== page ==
One quick glimpse at the Vegas Golden Knights’ cap sheet reveals what remains, even after offloading the $12 million owed to Evgenii Dadonov and Max Pacioretty this offseason, a pretty dark reality. It’s worth noting, however, that things aren’t as bad as the capped-out 16-man roster might suggest. That cap figure of roughly $83.9 million includes Shea Weber’s long-term injury reserve (LTIR) cap hit, along with the salaries of possible LTIR candidates Laurent Brossoit and Nolan Patrick.
Depending on how things shake out, the Golden Knights actually have somewhere between $6.5 and $10 million to spend in order to fill out a roster still in need of some tweaking. A good chunk of that will be earmarked for the new contracts owed to restricted free agents Nicolas Roy, Keegan Kolesar and Nicolas Hague and more will likely be absorbed by non-roster call-ups (Sakkari Manninen and Logan Thompson are among those who could be on the opening night roster).
Still, there might be a little wiggle room here – and a possible need up front. Even once Roy and Kolesar are signed and in uniform, the Golden Knights’ forward corps will feature only 11 skaters (12 if we include Manninen). Given the injury issues the club has grown so accustomed to and some question marks in the bottom-six, another forward couldn’t hurt. And suddenly, Vegas has the means to add. So, who could it be? Here are some options:
A reunion with former Golden Knight Paul Stastny could make a lot of sense, especially at a bargain price. The team doesn’t appear to need more center depth and the 36-year-old free agent probably isn’t a viable top-six option anymore, but he still carries value coming off of a 21-goal season.
Stastny demonstrated his versatility throughout the lineup in Winnipeg last year, contributing on multiple lines both down the middle and at left wing. He would join a group that includes Roy, Chandler Stephenson and Brett Howden, all of whom can be plugged in anywhere when needed. That versatility and veteran know-how, to say nothing of familiarity with the organization, would be invaluable, especially in light of how things fell apart last season.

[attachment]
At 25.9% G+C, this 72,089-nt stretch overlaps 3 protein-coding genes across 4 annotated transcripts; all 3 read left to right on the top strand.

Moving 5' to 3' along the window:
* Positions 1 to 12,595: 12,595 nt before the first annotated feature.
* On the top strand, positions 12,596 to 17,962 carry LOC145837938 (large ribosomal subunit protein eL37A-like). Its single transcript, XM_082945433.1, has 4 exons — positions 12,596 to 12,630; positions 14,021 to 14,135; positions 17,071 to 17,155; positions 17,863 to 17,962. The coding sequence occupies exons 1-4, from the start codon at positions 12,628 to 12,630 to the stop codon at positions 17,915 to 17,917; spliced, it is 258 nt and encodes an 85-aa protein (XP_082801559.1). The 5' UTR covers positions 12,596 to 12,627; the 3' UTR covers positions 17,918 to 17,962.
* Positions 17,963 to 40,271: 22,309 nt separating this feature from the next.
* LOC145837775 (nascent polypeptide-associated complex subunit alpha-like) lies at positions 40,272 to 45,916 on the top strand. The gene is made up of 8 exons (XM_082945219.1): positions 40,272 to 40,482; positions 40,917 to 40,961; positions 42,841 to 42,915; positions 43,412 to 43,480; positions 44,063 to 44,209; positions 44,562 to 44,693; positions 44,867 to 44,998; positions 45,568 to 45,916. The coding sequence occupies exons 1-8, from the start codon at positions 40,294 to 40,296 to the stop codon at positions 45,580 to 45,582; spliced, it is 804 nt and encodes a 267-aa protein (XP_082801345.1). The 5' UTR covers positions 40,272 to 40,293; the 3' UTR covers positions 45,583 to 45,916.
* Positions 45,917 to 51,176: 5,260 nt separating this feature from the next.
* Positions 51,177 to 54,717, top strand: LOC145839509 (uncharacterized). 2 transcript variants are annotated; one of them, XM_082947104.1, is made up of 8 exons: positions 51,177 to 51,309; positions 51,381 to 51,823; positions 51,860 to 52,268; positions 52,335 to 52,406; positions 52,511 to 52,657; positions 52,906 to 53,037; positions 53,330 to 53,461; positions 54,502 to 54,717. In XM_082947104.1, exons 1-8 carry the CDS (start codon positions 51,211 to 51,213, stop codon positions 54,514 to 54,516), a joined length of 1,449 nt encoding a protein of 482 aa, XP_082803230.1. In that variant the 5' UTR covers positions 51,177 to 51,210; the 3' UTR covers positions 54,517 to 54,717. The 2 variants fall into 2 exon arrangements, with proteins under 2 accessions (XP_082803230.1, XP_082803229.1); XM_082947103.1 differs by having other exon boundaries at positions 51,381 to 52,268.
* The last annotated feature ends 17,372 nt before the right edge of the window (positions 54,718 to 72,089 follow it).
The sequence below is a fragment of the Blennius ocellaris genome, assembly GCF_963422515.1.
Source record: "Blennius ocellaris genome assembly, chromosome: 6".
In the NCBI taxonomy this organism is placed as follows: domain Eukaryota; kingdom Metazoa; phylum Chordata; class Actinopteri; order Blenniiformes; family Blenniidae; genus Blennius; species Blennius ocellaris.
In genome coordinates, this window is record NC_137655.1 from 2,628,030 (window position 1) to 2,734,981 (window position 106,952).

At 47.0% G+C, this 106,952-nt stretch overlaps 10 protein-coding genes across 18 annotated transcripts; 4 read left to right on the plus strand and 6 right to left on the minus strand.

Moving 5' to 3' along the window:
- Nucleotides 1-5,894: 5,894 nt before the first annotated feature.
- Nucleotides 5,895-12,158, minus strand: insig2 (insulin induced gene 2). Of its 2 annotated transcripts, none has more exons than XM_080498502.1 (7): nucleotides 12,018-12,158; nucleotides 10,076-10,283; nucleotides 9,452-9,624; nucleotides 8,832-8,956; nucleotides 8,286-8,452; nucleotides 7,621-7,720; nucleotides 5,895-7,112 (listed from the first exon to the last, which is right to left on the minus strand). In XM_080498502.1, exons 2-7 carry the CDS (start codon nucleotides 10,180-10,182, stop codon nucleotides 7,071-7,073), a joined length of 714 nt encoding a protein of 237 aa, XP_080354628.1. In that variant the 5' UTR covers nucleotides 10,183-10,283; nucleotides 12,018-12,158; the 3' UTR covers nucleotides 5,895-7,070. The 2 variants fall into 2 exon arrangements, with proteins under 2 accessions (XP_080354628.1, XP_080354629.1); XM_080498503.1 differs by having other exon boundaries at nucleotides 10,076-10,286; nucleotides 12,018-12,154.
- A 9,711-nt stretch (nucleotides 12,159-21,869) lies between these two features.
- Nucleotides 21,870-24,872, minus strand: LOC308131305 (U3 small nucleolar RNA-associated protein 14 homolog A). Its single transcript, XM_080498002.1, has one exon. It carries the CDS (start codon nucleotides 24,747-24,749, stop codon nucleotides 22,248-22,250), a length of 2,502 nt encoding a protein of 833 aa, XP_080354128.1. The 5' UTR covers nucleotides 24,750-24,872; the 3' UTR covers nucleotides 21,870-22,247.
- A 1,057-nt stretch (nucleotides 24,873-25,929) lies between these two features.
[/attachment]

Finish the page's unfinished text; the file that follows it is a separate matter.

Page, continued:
The question of where goals will come from this year hasn’t gotten nearly enough attention to date and represents a real concern heading into training camp. Sure, a return to health from the likes of Mark Stone will help and some internal improvement can be anticipated, but finding a way to make up for the 39 goals lost in the departures of Pacioretty and Dadonov is no easy feat.
Could Phil Kessel help? Prior to last season’s eight-goal debacle, he demonstrated consistent goal-scoring prowess. Last year’s sharp decline invites no shortage of concern for a guy who will be 35 once the 2022-23 season kicks off, but that can also be at least partially explained by his role on the lowly Arizona Coyotes. Lining up alongside a William Karlsson or even experimenting with a Kessel / Jack Eichel pairing could spark something in the 399-goal scorer.
Was last year’s 19-goal campaign an outlier for Evan Rodrigues? The perception of a possible mirage seems to be the hold-up keeping the current free agent and former Pittsburgh Penguin from finding a home, preferably at a raise from the $1 million he earned last season.
Hockey people love Rodrigues’ tenacity and versatility as a rugged fourth-liner who also looked comfortable playing alongside Sidney Crosby at times last season. That sounds like a Vegas guy through and through – at the right price, that is.
As a Golden Knights writer, I’ve come to learn never to rule anything out entirely when it comes to this organization. There seems to be no rational scenario that would land Nazem Kadri, far and away the best remaining free agent, in Vegas. You know, just like there was no clear path to adding Eichel last year. Instead of merely pointing out that cap concerns make it highly unlikely that he will be Nevada-bound, why don’t we explore how it might just be possible?
If general manager Kelly McCrimmon, club president George McPhee and owner Bill Foley decide they want to pursue Kadri, there’s a way to get there. Signing him would require finding a new home for Karlsson’s $5.9 million cap hit, plus unloading other contracts to close in on the roughly $7-8 million needed to ink the reigning Stanley Cup champ. As such, I would file this one under “stranger things have happened”.
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The cap-related logistics here remain to be seen, as Vegas’ financial situation still hinges on the next contracts of restricted free agents Roy, Kolesar and Hague. What’s clear, however, is that the losses of Dadonov and Pacioretty leave the Golden Knights challenged to replace their offensive contributions. Internal improvement will hopefully offset some of the losses, but so too could signing the right value addition in free agency.
I may be a Leafs fan at heart (I’ve witnessed their highs and lows first-hand as a Scotiabank Arena employee), but I’m also a veteran freelance sportswriter who loves a good story. And there’s been no better story in hockey over the past few years than the Vegas Golden Knights. I’m excited to be covering the NHL again on the Golden Knights’ beat.